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Bumper and bumpy Xiongan


Winton Dong

  | Editor: Jane Chen  | From:  | Updated: 2017-06-26

Email of the writer: dht0620@126.com

AT the beginning of April this year, the central leadership of China suddenly announced a historic decision to establish Xiongan New Area in Hebei Province.

As part of the measures to advance the coordinated development of the Beijing-Tianjing-Hebei region, the new area, similar to Shenzhen Special Economic Zone and Shanghai Pudong New Area, is of strategic significance to China. The area includes Xiongxian, Rongcheng and Anxin counties as well as their surrounding areas. It will eventually expand from the initial 100 square kilometers to 2,000 in the future.

Since the announcement, Xiongan quickly came into the focus of Chinese investors. We have sufficient reasons to believe that Xiongan will have a bumper and prosperous future.

Firstly, the whole country will give full support to the construction of the new area. To facilitate its preparatory work and administration, the Central Government has transferred several important officials to Hebei Province in the past year. In May 2016, Yuan Tongli was appointed executive vice governor of Hebei Province. He was former Party chief of Tianjin’s Binhai New Area. In March 2017, Shenzhen Party chief Xu Qin was promoted to provincial governor of Hebei. At the beginning of June 2017, Party chief of Guiyang City in Guizhou Province, Chen Gang, was named interim Party chief of Xiongan New Area. Judged by their former working experiences, all of the three officials are famous for developing high and new technologies and innovative industries, which are fully in line with the future orientation of the new area.

Secondly, the new area is conveniently located. Beijing, Tianjin and Shijiazhuang (capital city of Hebei Province) are all within half an hour’s commute. It is obvious that one important task of Xiongan is to help integrate the Beijing-Tianjin-Hebei region (one of the three most important engines of the Chinese economy together with the Yangtze River Delta region and the Pearl River Delta region) into a world-class metropolitan area. Meanwhile, the new area will also shoulder many of Beijing’s non-capital functions including the accommodations of administrative and public agencies, company headquarters, financial institutions, colleges and scientific research centers that are not related to the core functions of the capital.

Thirdly, the new area has quickly become a magnet for young talents. Previously, it was unimaginable to have job applicants from quality universities in the three counties because salaries were so much lower than in the capital Beijing and adjacent Tianjin. Even those college students whose hometowns are in the region refused to come back after their graduation. With the establishment of the new area, jobseekers from all over the country are now acting quickly to accept offers in Xiongan which they rejected without hesitation three months ago.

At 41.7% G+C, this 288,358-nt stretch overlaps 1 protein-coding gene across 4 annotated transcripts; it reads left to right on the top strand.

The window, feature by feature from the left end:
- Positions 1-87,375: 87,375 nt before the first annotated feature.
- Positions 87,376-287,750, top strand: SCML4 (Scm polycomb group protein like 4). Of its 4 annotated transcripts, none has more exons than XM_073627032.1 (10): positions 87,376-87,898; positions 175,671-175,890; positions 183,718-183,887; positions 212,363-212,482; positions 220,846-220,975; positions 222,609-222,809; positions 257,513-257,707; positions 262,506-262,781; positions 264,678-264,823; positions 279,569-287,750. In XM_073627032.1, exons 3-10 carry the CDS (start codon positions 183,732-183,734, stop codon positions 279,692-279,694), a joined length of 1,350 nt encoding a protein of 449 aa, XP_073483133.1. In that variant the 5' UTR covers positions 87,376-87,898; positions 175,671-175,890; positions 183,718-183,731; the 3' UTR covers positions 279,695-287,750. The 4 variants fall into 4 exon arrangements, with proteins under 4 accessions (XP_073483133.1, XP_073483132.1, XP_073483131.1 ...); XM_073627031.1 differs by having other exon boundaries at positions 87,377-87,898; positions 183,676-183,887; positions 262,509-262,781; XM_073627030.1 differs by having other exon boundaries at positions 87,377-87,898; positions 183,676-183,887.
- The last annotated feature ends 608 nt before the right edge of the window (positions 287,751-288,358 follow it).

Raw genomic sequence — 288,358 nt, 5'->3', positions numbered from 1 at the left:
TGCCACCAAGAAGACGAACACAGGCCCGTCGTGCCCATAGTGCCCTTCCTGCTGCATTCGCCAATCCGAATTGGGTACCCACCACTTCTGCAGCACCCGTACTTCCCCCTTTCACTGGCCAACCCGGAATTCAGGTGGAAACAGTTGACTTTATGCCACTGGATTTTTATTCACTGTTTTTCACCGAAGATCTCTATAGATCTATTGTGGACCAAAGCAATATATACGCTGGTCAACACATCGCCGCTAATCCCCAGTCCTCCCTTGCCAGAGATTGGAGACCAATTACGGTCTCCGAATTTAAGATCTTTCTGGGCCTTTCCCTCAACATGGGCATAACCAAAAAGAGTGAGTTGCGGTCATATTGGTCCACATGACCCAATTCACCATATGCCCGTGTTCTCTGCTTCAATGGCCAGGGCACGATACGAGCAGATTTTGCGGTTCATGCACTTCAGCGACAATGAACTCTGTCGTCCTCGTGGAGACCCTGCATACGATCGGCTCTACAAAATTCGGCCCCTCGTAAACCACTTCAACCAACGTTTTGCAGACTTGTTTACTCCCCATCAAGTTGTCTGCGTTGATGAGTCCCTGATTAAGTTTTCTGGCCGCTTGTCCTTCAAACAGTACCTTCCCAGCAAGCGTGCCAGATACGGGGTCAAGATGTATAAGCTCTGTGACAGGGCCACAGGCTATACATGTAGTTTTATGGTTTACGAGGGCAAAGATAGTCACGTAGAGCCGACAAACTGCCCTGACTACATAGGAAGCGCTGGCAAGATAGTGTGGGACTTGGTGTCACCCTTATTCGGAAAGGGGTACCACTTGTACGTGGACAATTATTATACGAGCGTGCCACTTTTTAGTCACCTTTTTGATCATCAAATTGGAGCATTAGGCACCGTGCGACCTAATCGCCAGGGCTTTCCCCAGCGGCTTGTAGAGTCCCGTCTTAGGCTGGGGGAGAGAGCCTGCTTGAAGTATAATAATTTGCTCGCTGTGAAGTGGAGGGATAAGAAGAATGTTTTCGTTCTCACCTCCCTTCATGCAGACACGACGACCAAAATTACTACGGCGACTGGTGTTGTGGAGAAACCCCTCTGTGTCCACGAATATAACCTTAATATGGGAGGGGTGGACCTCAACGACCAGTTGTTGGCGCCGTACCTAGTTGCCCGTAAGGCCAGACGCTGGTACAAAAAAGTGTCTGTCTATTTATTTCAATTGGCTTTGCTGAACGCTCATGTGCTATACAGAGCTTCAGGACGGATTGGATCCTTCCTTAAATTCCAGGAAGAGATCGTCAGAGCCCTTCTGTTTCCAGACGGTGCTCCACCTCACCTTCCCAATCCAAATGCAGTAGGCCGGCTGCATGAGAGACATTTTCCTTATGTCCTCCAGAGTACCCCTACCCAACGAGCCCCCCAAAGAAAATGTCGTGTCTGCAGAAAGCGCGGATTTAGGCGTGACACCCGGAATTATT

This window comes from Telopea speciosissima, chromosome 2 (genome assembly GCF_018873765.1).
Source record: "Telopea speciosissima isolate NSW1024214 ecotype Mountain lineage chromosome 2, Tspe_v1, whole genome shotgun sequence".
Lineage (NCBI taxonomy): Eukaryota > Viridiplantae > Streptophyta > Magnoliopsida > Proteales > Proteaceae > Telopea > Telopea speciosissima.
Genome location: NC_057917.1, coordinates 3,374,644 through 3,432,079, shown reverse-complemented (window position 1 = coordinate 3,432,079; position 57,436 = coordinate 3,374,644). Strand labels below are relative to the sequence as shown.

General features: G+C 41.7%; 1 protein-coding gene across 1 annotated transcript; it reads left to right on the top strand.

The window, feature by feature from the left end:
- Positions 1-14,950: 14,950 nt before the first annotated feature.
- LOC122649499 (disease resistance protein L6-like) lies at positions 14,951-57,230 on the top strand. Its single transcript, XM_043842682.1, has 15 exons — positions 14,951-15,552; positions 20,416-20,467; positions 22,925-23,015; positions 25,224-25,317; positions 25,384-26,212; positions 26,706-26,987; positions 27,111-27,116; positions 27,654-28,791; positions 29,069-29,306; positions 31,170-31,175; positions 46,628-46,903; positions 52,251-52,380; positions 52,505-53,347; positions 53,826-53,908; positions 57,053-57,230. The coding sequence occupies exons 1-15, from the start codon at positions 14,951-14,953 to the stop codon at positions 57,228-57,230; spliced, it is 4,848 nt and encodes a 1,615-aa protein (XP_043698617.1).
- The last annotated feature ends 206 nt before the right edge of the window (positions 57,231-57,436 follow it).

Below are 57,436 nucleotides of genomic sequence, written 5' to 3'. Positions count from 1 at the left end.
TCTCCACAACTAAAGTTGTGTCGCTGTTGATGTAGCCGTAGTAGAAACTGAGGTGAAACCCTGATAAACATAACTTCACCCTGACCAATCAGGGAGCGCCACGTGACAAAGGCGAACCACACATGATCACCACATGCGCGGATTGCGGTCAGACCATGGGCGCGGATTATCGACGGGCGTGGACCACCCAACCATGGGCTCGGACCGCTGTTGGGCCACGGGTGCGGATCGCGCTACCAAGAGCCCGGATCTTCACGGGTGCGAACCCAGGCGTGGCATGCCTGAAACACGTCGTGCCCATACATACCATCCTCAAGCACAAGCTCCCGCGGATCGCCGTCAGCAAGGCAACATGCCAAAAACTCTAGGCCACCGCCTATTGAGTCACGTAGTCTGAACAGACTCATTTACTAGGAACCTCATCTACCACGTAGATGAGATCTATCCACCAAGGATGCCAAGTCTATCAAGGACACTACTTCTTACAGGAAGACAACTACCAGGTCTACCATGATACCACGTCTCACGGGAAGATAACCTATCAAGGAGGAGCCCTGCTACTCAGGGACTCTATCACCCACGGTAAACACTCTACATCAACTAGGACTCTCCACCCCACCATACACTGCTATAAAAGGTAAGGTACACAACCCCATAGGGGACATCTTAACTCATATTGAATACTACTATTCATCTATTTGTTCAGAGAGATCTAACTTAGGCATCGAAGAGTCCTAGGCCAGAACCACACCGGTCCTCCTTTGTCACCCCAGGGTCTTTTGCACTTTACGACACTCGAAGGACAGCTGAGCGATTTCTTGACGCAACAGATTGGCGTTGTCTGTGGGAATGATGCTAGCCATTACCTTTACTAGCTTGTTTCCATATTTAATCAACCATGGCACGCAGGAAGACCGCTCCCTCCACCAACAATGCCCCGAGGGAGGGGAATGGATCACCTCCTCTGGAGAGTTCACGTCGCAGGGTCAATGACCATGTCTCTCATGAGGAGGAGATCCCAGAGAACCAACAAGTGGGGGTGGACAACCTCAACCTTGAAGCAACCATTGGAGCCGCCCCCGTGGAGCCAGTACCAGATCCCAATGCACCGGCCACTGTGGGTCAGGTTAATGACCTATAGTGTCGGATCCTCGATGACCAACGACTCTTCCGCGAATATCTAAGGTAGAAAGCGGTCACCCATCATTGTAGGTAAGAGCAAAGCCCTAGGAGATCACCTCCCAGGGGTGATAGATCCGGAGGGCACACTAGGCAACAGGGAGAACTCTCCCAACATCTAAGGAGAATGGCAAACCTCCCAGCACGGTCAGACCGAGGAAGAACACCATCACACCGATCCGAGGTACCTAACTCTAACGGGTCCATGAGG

Despite the fact that Xiongan New Area will have a bumper future, the road to success and prosperity is sure to be bumpy and thorny.

In order to become a hotbed of innovation and an eco-friendly urban city in the future, the new area will have to undergo a painful transformation and even total reconstruction. Transformation is easy to say, but hard to enact. Many small- and medium-sized enterprises such as cable makers and garment manufacturers within the three counties produce a lot of pollution. They can meet the existing environmental standards but will surely go against the future development of the new area. Under these circumstances, such enterprises may have no choice but to relocate or finally shut down their businesses.

Meanwhile, the new area is still very poor at present. Xiongan’s current population is about 300,000 and the total GDP of the three counties combined was 20 billion yuan (US$2.9 billion) in 2016, less than 1 percent of Beijing’s economic output last year (2,489.9 billion yuan). While other Chinese cities rely heavily on land auctions and property development, the Central Government has stamped out housing sales, especially housing speculation, in the area. However, local rents there have tripled in the past three months as people from all over the country swarm in for business opportunities.

Moreover, while welcoming historic opportunities brought by the new area, many local people are still uncertain about their future. With the 366-square-kilometer Baiyangdian Lake as the center, most residents in the new area originally made ends meet by fishing or rowing tourists around the lake. To make way for the new development plan, their fishing and tourism businesses have been halted since April of this year. Living on pensions or renting out apartments may be acceptable for elderly locals. But can you imagine what the future would be like if the younger generation there all stayed idle? Old ways of making a living have already disappeared. However, new ways of making a living are yet to come.

It will take a long time for a new city to come into being. And it will be even longer for people there to adapt to the future, both physically and psychologically.

(The author is the editor-in-chief of the Shenzhen Daily with a Ph.D. from the Journalism and Communication School of Wuhan University.)